Are all vessels required to use AIS? 2017-12-28T14:58:26+00:00

No, but many of the largest vessels that catch a disproportionately large amount of the fish are required to do so by the IMO. In addition, many countries and intergovernmental agencies such as Regional Fisheries Management Organizations (RFMOs) are creating AIS requirements within their waters, so we expect an increase in AIS use in the coming years. For example, as of May 31, 2014, all European Union flagged fishing vessels over 15 meters in length are required to be equipped with AIS, and as of March 1, 2016, all commercial U.S. flagged fishing vessels over 65 feet in length are required to be equipped with AIS.

Can’t vessels just broadcast a false location in their AIS signals? 2017-12-28T14:58:26+00:00

We have seen vessel tracks that appear in impossible places such as the Himalayan Mountains or over Antarctica. We can’t say for sure whether the AIS has been tampered with or is faulty, but the errors have followed regular patterns—varying from a vessel’s true location by a constant amount, or flipping a coordinate from the Southern Hemisphere to the Northern Hemisphere, for example. Once we identify the patterns, we can often correct apparently false locations.

Can’t fishing vessels turn off their AIS? 2017-12-28T14:58:26+00:00

Yes – and Global Fishing Watch can help detect when this appears to occur. We can see when a vessel appears to turn off its AIS, and we can share that information publicly. We can also flag instances where ships disappear or appear suddenly, jump 1,000 miles at once, or appear to fish on land. AIS was primarily designed as a safety mechanism to help avoid collisions at sea, so turning off AIS can put a vessel and its crew at risk of being hit by another ship.

I’m a government or data aggregator. Can I add my data to Global Fishing Watch? 2017-12-28T14:58:26+00:00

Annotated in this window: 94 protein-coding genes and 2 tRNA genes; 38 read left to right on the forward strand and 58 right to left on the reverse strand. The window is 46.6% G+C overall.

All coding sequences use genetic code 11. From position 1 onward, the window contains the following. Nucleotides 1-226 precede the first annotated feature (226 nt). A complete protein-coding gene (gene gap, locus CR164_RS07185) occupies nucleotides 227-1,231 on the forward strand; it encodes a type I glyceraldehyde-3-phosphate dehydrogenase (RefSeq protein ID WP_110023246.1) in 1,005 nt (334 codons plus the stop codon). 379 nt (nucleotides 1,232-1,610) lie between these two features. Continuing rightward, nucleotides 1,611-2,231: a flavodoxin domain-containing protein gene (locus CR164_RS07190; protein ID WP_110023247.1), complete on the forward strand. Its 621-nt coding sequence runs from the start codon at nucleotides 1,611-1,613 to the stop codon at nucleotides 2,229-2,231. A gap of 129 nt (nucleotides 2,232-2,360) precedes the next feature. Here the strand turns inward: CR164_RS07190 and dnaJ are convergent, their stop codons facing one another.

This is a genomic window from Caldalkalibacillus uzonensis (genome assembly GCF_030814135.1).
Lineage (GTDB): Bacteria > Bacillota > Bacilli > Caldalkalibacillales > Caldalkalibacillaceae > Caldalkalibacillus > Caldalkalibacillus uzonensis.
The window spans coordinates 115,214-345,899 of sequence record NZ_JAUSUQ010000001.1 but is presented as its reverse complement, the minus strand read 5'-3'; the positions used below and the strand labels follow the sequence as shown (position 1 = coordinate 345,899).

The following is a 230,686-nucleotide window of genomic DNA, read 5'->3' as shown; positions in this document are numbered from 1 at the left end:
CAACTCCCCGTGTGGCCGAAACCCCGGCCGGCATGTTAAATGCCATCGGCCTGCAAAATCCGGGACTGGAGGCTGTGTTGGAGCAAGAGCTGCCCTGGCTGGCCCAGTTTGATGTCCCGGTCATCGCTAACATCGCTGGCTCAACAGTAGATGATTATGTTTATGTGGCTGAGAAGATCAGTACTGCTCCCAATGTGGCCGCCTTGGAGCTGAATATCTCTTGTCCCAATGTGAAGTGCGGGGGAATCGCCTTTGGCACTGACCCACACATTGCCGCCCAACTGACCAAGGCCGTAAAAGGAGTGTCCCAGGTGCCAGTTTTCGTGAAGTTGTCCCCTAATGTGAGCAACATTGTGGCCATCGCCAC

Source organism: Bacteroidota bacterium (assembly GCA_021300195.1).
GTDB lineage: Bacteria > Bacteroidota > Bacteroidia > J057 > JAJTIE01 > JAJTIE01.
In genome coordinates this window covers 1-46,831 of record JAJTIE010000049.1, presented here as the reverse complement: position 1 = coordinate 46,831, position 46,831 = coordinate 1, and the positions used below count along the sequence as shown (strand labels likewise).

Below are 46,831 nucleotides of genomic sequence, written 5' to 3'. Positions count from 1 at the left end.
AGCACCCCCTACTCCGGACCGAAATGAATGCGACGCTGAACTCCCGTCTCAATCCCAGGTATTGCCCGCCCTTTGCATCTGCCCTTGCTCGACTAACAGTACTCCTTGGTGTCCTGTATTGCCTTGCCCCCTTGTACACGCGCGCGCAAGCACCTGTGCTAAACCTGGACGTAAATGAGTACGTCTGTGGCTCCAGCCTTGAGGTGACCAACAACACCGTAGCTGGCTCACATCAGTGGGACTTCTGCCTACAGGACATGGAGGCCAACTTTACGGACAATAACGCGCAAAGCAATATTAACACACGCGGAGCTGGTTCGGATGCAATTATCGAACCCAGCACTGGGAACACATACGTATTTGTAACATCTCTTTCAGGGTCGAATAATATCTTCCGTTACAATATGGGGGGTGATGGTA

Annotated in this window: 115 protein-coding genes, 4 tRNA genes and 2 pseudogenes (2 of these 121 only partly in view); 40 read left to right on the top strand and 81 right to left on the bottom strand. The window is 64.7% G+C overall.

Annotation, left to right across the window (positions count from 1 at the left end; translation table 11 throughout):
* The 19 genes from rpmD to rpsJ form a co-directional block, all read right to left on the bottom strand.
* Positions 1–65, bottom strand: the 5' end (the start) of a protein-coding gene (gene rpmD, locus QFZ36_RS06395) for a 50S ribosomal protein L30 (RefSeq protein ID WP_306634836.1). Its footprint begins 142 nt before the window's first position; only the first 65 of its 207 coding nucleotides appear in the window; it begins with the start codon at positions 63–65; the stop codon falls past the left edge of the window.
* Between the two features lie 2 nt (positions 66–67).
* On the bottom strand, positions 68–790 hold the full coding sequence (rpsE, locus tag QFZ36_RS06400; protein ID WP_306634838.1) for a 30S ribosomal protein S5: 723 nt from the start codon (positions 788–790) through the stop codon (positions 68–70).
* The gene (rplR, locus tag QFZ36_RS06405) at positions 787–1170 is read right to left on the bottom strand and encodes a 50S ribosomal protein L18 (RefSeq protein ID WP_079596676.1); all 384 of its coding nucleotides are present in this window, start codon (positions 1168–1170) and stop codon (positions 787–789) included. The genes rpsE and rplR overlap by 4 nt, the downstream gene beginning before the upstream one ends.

Many countries have their own AIS or VMS data that is not currently part of our feed. Global Fishing Watch seeks to build the most comprehensive public map of fishing effort possible and are happy to discuss ingesting new data sources. Indonesia, one of the largest VMS systems in the world, has been sharing their VMS data for inclusion in Global Fishing Watch and collaborating with us to better understand fishing effort in the region and provide new tools to their fishery management, licensure, and research team. Please contact us at if interested.

Is coverage equal all over the world? 2017-12-28T14:58:26+00:00

There are some regions of the world that have better coverage than others. Variation in coverage results from the presence or absence of a satellite flying overhead at any given time, reception from terrestrial receivers in the area, vessel densities (which can cause signal interference), and whether or not vessels are transmitting. Overall, coverage continues to improve with the continual deployment of more satellites and with 2017 having substantially better coverage than 2012 due to satellite increases and changes in AIS usage mandates.

Why are vessel names sometimes garbled or blank? 2017-12-28T14:58:26+00:00

Vessel names are taken directly from the AIS message a vessel broadcasts. Transmitters sometimes have errors or are not always properly configured. In some cases, we are able to match vessels to fishing registries and will use the name from there.